|Soprano Christina Kowalski|
Kowlaski was supported expertly by the orchestra under its Music Director Salvador Brotons. The orchestral sound was kept in check, which allowed Kowlaski’s voice to soar freely. The elegant cello and oboe in “Der Engel”, the muted horns and the slowly ascending violins in “Im Triebhaus,” and the evocative horn and oboe solos in “Träume” glimmered from within the sonic texture. If the flutes could have been softer at the end of “Im Triebhaus,” then that piece would have sounded even better.
Also on the program, was the Brahms’ Third Symphony, which the orchestra played intelligently and with great spirit. The violins put an impressive verve into their attacks and almost always commanded a unified sound. The lower strings also played with greater unity than I’ve heard in the past. The treacherous horn solo in the third movement was deftly fielded by principal Allan Stromquist. The woodwinds and the brass played with great expression and intensity. Brotons, conducting from memory, urged the orchestra with a huge variety of gestures and expressions. The orchestra wasn’t flawless (for example, there were some intonation problems in the strings in the third movement), but it was an impressive outing that shows how far this orchestra has come.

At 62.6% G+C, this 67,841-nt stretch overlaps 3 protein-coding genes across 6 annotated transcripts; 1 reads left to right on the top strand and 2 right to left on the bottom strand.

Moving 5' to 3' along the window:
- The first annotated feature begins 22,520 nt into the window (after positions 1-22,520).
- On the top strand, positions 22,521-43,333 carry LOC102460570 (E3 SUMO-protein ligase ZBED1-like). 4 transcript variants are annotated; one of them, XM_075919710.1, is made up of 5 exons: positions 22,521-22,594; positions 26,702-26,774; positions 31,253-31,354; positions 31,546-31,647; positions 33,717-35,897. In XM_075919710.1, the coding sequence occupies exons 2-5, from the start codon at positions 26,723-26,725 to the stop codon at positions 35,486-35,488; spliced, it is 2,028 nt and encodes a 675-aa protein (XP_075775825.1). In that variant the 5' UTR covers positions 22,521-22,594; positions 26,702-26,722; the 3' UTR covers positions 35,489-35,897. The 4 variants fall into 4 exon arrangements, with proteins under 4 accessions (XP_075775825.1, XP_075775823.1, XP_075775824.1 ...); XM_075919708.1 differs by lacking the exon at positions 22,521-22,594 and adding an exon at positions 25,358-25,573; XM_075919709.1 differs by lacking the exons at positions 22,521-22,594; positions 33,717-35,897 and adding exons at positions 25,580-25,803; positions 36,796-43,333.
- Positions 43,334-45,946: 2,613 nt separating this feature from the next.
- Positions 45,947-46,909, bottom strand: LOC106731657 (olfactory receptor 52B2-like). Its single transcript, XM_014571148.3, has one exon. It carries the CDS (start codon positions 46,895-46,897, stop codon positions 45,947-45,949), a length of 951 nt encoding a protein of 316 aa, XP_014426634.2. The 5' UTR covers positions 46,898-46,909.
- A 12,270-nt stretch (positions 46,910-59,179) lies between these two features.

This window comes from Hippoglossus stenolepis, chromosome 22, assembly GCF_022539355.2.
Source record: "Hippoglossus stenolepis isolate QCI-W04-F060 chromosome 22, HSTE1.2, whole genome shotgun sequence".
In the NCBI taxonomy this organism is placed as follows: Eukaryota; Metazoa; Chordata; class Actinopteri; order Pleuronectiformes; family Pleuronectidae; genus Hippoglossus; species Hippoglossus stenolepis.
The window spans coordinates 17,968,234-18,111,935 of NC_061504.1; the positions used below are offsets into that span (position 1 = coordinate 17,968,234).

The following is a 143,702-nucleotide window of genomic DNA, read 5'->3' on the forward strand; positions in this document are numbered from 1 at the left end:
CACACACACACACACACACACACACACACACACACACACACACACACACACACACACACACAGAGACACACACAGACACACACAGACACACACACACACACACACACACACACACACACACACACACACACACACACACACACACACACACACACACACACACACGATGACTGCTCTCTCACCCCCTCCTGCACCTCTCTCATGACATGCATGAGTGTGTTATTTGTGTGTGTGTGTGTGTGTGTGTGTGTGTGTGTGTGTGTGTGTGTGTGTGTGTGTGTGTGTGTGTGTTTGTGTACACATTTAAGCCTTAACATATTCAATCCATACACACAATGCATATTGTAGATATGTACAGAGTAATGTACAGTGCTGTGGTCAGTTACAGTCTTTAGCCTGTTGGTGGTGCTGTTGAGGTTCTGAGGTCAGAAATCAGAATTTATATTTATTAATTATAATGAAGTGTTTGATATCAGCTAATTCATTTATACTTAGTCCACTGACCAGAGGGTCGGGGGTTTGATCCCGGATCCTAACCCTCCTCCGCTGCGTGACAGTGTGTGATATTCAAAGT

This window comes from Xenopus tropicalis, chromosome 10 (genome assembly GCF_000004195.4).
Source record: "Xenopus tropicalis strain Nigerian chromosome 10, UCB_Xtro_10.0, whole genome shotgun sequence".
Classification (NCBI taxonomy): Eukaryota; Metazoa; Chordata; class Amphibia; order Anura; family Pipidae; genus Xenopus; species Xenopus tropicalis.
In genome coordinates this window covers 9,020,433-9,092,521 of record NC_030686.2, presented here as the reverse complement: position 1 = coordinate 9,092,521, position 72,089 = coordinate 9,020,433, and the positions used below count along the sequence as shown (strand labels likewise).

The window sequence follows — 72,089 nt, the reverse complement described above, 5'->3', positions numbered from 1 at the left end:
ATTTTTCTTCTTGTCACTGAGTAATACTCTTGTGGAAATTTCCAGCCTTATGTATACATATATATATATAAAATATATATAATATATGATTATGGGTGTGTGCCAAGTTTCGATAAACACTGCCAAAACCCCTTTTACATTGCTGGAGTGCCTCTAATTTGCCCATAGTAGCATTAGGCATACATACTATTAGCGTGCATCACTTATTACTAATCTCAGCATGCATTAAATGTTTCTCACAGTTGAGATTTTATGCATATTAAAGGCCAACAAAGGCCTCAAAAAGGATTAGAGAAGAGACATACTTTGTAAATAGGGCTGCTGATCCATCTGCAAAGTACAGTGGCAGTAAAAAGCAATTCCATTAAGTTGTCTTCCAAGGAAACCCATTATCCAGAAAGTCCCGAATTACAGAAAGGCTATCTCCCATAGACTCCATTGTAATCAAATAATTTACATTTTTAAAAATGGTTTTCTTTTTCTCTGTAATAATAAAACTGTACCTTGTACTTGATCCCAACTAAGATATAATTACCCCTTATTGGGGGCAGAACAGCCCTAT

The concert got off to a sultry, jazzy start with Gershwin’s “Cuban Overture.” The percussion battery had a field day with the infectious rumba rhythm, and principal trumpet Bruce Dunn led the trumpets in stirring up the heat. The principal woodwinds laced their solos with care and the strings layered it all with a lush sweep of sound. Under Brotons, all the musicians seemed to be having fun.
Because of it has a wild finish, the Gershwin piece generated a lot of enthusiastic applause, and the Brahms and the Wagner were also well appreciated by the audience. But Kowalski’s performance was the highlight of the concert. Hopefully, she will be back invited to sing again with the orchestra in the near future.